How's this for a James Halliday scoreboard for the past 10 vintages? 96-96-96-97-96-99-98-97-97-97
How's this for a James Halliday scoreboard for the past 10 vintages?
It is almost certain there is no other single vineyard block in the world of shiraz with each and every vine planted 155 (or more) years ago remaining in continuous production by the same owner.
....As vines grow old, they become increasingly fragile. Their gnarled and twisted trunks look thick, but this is an illusion. The interior of the trunk slowly decomposes, leaving the bark and a thin support of wood to supply the vine with the nutrients to survive. Thus “plough disease” can kill a vine in 30 fateful seconds if a piece of agricultural machinery makes contact with the trunk. Soil degradation and insect attack are other challenges. The most deadly threat is phylloxera, and here is the greatest miracle of the 1860 Vines block: it is on a slight sandy rise, surrounded on all sides by phylloxera, which is intolerant of sand.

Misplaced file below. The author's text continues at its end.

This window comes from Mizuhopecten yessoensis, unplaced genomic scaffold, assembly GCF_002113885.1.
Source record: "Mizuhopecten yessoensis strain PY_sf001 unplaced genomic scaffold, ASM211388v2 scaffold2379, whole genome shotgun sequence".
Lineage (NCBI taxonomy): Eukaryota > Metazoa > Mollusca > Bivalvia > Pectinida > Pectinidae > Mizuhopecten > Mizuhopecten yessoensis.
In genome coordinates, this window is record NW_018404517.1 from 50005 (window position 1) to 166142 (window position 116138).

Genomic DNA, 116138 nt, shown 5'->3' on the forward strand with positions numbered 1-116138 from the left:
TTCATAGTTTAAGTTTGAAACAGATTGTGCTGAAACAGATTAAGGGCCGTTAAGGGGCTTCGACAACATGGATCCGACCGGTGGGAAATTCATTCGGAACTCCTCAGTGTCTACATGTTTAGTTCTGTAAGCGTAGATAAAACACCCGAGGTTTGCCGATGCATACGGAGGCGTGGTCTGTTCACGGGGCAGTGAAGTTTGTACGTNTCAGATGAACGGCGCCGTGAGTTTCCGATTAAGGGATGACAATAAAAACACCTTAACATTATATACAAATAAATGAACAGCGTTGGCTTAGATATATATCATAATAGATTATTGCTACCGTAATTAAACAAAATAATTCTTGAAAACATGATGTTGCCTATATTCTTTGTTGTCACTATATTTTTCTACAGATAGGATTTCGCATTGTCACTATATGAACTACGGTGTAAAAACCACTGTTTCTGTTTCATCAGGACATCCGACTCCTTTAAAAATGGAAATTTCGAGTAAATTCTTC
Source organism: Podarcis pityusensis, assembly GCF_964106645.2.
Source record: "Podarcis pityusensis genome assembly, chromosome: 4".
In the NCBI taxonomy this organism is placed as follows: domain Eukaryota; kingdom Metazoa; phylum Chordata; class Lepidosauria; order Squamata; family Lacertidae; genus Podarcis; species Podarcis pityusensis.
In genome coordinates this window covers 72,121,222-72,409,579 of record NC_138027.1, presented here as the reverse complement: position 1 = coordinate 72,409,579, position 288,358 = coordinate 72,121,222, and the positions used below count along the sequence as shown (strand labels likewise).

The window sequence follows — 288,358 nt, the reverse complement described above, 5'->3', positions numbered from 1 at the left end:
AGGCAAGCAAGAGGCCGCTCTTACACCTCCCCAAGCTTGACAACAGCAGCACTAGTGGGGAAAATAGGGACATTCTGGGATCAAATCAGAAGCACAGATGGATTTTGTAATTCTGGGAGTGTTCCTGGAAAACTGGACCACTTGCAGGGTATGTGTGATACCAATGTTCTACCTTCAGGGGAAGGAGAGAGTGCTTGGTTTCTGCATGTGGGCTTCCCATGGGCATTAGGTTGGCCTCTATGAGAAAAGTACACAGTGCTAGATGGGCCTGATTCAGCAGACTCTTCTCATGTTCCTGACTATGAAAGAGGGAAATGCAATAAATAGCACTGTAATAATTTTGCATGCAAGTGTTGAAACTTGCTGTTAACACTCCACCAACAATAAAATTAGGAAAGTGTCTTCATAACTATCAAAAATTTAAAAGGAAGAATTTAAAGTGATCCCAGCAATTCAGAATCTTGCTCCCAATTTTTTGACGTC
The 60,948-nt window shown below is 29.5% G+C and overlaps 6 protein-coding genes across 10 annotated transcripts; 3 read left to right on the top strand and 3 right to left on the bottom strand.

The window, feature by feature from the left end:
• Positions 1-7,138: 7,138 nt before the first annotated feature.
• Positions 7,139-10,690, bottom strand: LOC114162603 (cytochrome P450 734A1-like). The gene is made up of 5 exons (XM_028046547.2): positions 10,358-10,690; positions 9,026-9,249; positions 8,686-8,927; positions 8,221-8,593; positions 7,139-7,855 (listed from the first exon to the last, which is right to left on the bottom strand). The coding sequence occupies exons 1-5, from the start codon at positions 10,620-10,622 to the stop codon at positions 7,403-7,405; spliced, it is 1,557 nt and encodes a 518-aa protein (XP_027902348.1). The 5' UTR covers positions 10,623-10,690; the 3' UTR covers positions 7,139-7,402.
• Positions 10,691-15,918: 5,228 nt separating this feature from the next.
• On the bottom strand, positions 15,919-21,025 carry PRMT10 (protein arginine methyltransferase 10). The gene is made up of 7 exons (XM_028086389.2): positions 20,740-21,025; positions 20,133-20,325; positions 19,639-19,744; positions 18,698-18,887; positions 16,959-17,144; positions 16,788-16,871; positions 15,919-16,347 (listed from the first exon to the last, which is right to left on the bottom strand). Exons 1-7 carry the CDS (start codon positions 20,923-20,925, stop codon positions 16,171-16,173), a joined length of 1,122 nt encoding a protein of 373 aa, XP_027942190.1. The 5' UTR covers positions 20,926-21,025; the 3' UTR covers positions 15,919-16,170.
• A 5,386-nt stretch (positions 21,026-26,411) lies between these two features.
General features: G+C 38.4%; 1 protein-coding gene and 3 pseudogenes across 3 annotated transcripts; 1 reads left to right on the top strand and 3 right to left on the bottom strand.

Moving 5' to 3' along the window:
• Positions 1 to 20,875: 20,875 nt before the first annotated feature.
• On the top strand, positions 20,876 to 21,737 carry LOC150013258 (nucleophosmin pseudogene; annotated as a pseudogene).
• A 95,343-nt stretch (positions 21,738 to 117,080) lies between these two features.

...The outlook is for a maximum of 250 dozen when the weather gods smile. There is no present intention to join the dizzy price heights of Grange or Hill of Grace, however justified it may seem.... "Lighter colour than usual, but has an excellent clear crimson hue; the winemaking team has resisted the temptation to extract more fruit and tannins, letting the purity of the fruit light up the room, red cherry to the fore. The silky tannins and overall weight are akin to a high quality pinot noir, so it's no surprise I should love it even if others may not." 97pts - James Halliday - Wine Companion